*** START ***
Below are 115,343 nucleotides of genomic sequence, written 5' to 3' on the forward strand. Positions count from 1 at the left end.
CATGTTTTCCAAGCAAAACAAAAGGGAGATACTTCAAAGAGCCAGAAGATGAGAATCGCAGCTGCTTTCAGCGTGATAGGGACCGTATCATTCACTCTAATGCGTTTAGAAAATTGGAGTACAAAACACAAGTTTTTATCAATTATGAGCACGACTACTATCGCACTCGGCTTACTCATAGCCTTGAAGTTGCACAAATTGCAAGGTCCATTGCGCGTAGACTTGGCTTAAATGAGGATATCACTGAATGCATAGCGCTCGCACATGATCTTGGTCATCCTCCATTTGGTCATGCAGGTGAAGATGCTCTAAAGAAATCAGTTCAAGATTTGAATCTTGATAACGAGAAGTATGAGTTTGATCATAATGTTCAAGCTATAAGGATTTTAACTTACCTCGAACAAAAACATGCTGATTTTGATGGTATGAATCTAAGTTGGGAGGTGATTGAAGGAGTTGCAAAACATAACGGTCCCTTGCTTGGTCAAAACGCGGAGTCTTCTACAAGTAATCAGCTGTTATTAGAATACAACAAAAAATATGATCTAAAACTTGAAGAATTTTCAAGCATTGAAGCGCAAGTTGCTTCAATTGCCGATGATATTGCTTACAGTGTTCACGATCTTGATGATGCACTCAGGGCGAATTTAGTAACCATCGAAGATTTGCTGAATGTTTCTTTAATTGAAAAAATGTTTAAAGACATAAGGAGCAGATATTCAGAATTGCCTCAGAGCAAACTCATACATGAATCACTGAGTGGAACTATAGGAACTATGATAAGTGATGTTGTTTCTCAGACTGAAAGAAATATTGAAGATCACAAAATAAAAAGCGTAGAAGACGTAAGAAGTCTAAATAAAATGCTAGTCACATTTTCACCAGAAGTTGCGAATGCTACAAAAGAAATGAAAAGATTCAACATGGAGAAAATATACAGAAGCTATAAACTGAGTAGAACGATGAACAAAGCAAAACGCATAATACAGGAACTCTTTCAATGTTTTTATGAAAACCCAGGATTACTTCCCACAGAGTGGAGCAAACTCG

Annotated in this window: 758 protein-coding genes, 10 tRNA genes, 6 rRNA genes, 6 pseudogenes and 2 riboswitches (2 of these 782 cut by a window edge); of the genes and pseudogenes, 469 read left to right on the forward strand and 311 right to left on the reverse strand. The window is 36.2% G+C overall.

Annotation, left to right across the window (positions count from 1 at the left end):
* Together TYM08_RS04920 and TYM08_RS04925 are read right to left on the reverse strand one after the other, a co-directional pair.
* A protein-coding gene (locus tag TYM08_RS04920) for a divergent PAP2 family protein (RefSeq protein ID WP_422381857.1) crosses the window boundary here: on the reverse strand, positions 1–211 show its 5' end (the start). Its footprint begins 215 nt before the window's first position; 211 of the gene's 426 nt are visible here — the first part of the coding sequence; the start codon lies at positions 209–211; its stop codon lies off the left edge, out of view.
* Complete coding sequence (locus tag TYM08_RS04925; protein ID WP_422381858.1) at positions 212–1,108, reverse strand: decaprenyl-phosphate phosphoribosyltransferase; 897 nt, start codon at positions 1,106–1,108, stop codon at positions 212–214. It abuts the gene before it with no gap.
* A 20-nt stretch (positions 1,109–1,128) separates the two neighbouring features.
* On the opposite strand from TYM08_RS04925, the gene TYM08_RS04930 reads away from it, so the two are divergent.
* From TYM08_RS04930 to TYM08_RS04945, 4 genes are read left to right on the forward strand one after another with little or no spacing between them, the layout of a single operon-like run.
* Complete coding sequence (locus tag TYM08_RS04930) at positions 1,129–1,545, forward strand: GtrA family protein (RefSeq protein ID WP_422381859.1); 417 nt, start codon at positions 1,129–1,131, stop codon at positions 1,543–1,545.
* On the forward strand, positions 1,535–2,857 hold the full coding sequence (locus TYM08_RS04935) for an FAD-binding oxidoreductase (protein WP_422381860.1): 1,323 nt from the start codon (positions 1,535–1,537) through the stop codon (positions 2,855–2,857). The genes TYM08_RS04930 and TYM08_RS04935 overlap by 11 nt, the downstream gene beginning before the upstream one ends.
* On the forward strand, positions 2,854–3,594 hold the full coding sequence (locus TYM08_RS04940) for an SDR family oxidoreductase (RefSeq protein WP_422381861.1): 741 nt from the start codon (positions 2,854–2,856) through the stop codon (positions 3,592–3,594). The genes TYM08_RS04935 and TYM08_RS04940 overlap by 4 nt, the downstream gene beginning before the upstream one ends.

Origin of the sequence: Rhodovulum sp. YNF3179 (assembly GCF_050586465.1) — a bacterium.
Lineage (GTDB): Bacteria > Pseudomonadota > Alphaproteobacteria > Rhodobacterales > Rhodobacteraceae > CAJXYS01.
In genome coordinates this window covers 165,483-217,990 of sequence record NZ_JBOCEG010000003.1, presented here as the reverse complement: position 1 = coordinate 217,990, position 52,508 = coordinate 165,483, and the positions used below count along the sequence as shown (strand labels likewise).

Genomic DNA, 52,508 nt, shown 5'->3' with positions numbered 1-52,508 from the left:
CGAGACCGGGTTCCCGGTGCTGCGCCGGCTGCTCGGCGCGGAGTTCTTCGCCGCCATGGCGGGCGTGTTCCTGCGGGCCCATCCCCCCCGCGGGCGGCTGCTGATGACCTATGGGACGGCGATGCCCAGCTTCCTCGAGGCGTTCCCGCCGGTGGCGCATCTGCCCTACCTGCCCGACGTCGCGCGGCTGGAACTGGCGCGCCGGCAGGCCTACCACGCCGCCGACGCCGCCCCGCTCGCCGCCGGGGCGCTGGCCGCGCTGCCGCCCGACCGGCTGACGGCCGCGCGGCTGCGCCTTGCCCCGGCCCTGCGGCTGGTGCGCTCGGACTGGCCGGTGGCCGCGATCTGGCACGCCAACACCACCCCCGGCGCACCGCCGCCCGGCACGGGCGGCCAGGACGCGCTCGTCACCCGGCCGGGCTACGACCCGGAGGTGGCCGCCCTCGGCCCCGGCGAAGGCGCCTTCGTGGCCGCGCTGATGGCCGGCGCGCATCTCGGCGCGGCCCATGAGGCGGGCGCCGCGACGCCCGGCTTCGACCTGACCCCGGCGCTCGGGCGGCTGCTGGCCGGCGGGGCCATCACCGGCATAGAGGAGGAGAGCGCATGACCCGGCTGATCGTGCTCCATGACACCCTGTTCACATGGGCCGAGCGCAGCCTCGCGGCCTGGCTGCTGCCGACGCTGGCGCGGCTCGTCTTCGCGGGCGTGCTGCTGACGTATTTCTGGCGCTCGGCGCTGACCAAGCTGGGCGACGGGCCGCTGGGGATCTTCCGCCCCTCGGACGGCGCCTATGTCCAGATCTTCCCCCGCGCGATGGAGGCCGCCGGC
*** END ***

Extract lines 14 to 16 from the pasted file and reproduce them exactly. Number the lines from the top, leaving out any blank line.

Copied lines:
Origin of the sequence: Rhodovulum sp. YNF3179 (assembly GCF_050586465.1) — a bacterium.
Lineage (GTDB): Bacteria > Pseudomonadota > Alphaproteobacteria > Rhodobacterales > Rhodobacteraceae > CAJXYS01.
In genome coordinates this window covers 165,483-217,990 of sequence record NZ_JBOCEG010000003.1, presented here as the reverse complement: position 1 = coordinate 217,990, position 52,508 = coordinate 165,483, and the positions used below count along the sequence as shown (strand labels likewise).